Wing spar fatigue pattern

Discussion in 'General Experimental Aviation Questions' started by Stoyan, Apr 24, 2019.

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  1. Apr 24, 2019 #1

    Stoyan

    Stoyan

    Stoyan

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    Hello, could it be told what is the cause of failure in this picture would it be fatigue or overload or crack?

    https://ibb.co/Sf9PyV7

    [​IMG] Untitledasdasd.jpg
     
  2. Apr 24, 2019 #2

    pictsidhe

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    Would be a lot easier with a better photo. Zoom right in so we can see the texture of the failure. In general, fatigue has a rippled pattern.
     
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  3. Apr 24, 2019 #3

    D Hillberg

    D Hillberg

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    typical over load. no fretting solid grain structure and lots of bent metal .
     
  4. Apr 24, 2019 #4

    BoKu

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    I think it could be told, but not from this photo. But a moderately hi-resolution photo of the fracture faces would show the presence or absence of the "beach marks" characteristic of fatigue failures.

    That said, there are all sorts of interesting things going on here. From the finished and painted ends of the aluminum (?) strips, it appears that this is likely a splice between right and left or inboard and outboard wing panels.

    The rusty finish of the bolts suggests that they are not typical aerospace hardware. That doesn't mean that they aren't quite strong, though; they could be Class 10.8 or Grade 8. But the rusty black oxide shows that they are not cadmium or zinc plated like normal aircraft bolts. Also, the many threads beyond the nut and the many washers suggests that they have the sort of long threaded portion characteristic of common hardware, without the granularity of unthreaded lengths typical in AN-type hardware.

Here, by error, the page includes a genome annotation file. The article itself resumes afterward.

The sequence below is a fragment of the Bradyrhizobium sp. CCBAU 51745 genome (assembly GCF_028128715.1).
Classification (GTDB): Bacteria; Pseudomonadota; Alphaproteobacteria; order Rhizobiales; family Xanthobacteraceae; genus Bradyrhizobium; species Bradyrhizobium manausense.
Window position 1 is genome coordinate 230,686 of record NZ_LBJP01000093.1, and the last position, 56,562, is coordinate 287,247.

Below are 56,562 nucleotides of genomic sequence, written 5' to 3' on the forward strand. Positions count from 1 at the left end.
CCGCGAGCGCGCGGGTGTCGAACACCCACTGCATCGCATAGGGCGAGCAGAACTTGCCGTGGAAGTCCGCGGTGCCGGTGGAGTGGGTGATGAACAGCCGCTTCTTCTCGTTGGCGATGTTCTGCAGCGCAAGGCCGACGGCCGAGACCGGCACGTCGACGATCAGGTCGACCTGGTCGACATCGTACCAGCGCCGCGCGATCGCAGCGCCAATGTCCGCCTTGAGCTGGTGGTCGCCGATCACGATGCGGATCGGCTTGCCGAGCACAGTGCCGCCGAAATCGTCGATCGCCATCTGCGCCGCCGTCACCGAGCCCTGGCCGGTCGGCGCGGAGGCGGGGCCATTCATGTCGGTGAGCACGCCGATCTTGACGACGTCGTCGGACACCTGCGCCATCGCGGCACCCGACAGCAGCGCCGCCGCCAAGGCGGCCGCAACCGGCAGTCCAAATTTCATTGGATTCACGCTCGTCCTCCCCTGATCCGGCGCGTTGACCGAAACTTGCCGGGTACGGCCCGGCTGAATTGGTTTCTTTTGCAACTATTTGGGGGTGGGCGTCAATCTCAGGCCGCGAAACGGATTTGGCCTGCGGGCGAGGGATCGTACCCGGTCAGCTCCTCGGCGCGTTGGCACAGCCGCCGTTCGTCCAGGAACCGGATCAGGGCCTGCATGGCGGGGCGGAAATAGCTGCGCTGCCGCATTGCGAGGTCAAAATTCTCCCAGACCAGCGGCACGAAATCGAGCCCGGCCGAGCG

Can you tell us more about the circumstances of the photo, and where it came from?

    Thanks, Bob K.
     
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  5. Apr 24, 2019 #5

    wsimpso1

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    tough to tell from the photo. You appear to have four broken surfaces on this side and four more on the other side that are hidden. The top two surfaces are well lit but not of enough resolution to see w the surface in detail. The bottom two surfaces are in shadow and we can see nothing of them. And the four faces on the other side we can see only a tiny bit of one of them. So, yeah, we can not be sure of anything on this failure.

    The commentary on beach marks, well, they might or might not be present on the two well lit but poorly focused faces, and the other six for that matter, but we can not see them anywhere near well enough to tell.

    In general, if you suspect fatigue, you survey all of the fractured faces either with an optical microscope and oblique lighting or with an electron microscope. Find beach marks, and you had fatigue in that portion of the crack growth. The microscope survey also allows you to find defects or other sites for initiation of cracking, chevron marks indicating rapid crack progression and brittle fracture, or cup and cone surfaces indicating single overload.

    But with that low-res photo with much of the surfaces in shadow or blocked, naw, not much I will say about it.

    Billski
     
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  6. Apr 25, 2019 #6

    Jimstix